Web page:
Frequency of stress testing

11. Banks may apply stress tests at varying frequencies dictated by their respective business requirements, relevance and cost. While some stress tests may be conducted daily or weekly – for example: trading book items for the various market risks; some others may be conducted at monthly or quarterly intervals – for example: those items which are less volatile in nature like credit risk in loans or HTM securities; interest rate risk in the banking book; and liquidity risk. Further, ad-hoc stress tests may be warranted when there are any special circumstances – for example: a rapidly deteriorating political / economic conditions in a country may warrant a quick assessment of the likely impact on the bank on account of its exposures to that country.

Interpretation of stress test results

12. The results of the various stress tests should be reviewed by the senior management and reported to the Board. These results should be an essential ingredient of bank’s risk management systems.

13. Banks should be conscious of the fact that the stress tests only indicate the likely impact and do not indicate the likelihood of the occurrence of the stress events. Since stress testing is influenced by the judgment and experience of the people who design the stress tests, the effectiveness of the stress tests will depend upon whether banks have identified their major risks, whether they have chosen the right level of stress / stress scenarios, whether they have understood and interpreted the stress test results properly and whether they have initiated the necessary steps to address the situation presented by the stress test results. Hence, each of the above aspects need to be assigned their due importance.

14. Banks should document the stress tests undertaken by them, the underlying assumptions, the results and the outcomes. The documentation should be preserved at least for five years.

Remedial Actions

15. The remedial actions that banks may consider necessary to activate when the various stress tolerance levels are breached may include:

a) Reduction of risk limits;
b) Reduction of risks by enhancing collateral requirements, seeking higher level of risk mitigants, undertaking securitisation, and hedging;
c) Amend pricing policies to reflect enhanced risks or previously unidentified risks;
d) Augmenting the capital levels to enhance the buffer to absorb shocks;
e) Enhancing sources of funds through credit lines, managing the liability structure, altering the liquid asset profile, etc.;

16. Banks should clearly identify the principles that they would be guided by while they decide on activation of the various remedial actions as appropriate to the stress event / level that may be reflected in the stress test results. The triggers for remedial actions may be identified clearly for example: with reference to the size of the potential loss or the impact on earnings and / or capital. In addition, the level of authority for determining the remedial action to be initiated should be clearly identified. The triggers, the remedial actions, the guiding principles for activation and the designated authorities should be properly documented and adopted/ applied as and when relevant.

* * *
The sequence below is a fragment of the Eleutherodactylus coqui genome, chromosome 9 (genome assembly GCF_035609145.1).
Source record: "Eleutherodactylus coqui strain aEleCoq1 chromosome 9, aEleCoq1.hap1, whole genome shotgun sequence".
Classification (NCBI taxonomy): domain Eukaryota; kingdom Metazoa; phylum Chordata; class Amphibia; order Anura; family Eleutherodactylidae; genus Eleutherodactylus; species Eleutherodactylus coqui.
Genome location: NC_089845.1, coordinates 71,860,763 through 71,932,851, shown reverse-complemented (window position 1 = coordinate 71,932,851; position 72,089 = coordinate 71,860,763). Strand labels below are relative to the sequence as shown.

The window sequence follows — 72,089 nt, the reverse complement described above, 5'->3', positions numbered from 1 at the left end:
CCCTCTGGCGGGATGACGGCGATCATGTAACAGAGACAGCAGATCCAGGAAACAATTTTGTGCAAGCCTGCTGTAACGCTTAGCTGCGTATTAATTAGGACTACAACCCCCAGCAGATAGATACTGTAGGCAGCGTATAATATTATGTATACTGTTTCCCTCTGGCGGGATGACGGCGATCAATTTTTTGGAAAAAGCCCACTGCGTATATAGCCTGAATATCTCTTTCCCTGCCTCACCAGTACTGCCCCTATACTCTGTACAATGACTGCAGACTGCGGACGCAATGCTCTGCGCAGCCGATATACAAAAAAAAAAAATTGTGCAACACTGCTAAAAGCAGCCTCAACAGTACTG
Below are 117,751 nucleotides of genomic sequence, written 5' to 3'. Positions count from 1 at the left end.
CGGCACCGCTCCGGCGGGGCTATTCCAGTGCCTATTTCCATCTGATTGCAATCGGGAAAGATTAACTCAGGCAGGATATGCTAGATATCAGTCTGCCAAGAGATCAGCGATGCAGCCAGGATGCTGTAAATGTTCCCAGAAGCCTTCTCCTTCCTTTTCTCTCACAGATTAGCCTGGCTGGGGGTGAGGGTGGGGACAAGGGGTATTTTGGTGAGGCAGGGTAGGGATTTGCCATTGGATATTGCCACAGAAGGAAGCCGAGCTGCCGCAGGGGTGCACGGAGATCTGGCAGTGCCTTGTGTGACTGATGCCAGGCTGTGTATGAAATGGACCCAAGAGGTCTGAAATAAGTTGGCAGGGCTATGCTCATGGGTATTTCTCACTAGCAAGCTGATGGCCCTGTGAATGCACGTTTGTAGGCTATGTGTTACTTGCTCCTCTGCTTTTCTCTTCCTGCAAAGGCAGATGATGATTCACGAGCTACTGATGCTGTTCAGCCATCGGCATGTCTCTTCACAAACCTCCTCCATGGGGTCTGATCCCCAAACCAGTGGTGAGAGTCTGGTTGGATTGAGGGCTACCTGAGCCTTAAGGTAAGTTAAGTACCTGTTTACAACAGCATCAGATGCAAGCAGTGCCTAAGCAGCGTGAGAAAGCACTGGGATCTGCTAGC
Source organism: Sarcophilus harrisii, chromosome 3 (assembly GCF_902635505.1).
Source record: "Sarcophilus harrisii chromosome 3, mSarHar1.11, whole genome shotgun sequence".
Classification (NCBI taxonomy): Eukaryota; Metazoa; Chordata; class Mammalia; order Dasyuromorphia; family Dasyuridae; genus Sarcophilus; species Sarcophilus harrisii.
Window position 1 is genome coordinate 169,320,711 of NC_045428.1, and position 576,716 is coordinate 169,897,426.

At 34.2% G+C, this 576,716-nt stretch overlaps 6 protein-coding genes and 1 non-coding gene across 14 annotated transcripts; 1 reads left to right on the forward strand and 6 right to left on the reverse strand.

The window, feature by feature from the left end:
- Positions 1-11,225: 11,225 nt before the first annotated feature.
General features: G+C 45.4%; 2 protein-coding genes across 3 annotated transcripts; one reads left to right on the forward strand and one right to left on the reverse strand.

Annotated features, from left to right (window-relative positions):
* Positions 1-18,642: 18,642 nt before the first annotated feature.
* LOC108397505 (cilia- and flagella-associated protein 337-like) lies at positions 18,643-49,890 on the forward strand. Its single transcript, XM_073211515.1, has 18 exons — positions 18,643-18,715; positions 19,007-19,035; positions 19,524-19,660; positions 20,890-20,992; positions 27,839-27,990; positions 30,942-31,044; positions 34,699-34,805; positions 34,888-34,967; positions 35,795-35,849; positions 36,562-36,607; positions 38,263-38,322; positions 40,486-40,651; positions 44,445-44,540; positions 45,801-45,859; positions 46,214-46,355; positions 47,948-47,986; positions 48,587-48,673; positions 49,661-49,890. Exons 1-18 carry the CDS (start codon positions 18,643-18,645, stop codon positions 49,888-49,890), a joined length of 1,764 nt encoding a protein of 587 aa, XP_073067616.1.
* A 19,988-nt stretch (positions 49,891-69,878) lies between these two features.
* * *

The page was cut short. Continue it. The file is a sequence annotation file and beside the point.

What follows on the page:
17. As stress testing is an evolving area, a few illustrative examples of typical stress tests are presented in the Attachment purely with a view to aid in better perception of stress tests. Therefore, it would not be appropriate (i) to conclude that the levels of stress or the impacts mentioned in the illustrations are as perceived by the Reserve Bank or are recommended by the Reserve Bank and (ii) for banks to apply the illustrative stress tests as they are. Each bank should ensure that the assumptions and the levels of stress are as determined by them and that the stress tests are suitably modified while designing their respective stress testing frameworks. The stress testing framework and methodology in each bank should be tailored to suit the size, complexity, risk philosophy, risk perceptions and skills in each bank.

Effective Date

18. Banks shall put in place appropriate stress test policies and the relevant stress test framework for the various risk factors by September 30, 2007. As it is appreciated that banks may need to undertake the stress tests on a trial basis and use the results of these trial tests as a feedback to further refine the framework, it has been decided that banks be allowed some time to refine the stress testing frameworks. Accordingly, banks may use the next 6 months to test and refine the stress testing framework and the under lying assumptions. At the same time, with a view to ensuring that stress testing frameworks for all relevant risk factors are formally operational in the Indian banking system without much delay, banks are required to ensure that their formal stress testing frameworks, which are in accordance with these guidelines, are operational from March 31, 2008.